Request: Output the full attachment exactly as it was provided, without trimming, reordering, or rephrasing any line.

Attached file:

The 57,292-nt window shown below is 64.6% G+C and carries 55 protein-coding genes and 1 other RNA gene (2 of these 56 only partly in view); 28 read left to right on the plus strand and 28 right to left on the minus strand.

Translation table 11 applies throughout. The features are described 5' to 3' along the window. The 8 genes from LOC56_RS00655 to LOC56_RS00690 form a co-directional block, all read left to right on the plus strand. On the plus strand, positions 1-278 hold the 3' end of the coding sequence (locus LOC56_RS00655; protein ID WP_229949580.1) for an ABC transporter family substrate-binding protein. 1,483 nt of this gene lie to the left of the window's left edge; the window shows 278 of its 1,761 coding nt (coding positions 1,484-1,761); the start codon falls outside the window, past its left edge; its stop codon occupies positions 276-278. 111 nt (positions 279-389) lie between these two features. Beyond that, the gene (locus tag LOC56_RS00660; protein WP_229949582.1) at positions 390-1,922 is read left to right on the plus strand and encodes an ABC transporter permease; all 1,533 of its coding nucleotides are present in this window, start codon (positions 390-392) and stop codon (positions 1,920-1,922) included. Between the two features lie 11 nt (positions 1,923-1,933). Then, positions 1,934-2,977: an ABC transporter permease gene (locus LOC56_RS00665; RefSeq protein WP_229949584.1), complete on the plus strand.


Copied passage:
The 57,292-nt window shown below is 64.6% G+C and carries 55 protein-coding genes and 1 other RNA gene (2 of these 56 only partly in view); 28 read left to right on the plus strand and 28 right to left on the minus strand.

Translation table 11 applies throughout. The features are described 5' to 3' along the window. The 8 genes from LOC56_RS00655 to LOC56_RS00690 form a co-directional block, all read left to right on the plus strand. On the plus strand, positions 1-278 hold the 3' end of the coding sequence (locus LOC56_RS00655; protein ID WP_229949580.1) for an ABC transporter family substrate-binding protein. 1,483 nt of this gene lie to the left of the window's left edge; the window shows 278 of its 1,761 coding nt (coding positions 1,484-1,761); the start codon falls outside the window, past its left edge; its stop codon occupies positions 276-278. 111 nt (positions 279-389) lie between these two features. Beyond that, the gene (locus tag LOC56_RS00660; protein WP_229949582.1) at positions 390-1,922 is read left to right on the plus strand and encodes an ABC transporter permease; all 1,533 of its coding nucleotides are present in this window, start codon (positions 390-392) and stop codon (positions 1,920-1,922) included. Between the two features lie 11 nt (positions 1,923-1,933). Then, positions 1,934-2,977: an ABC transporter permease gene (locus LOC56_RS00665; RefSeq protein WP_229949584.1), complete on the plus strand.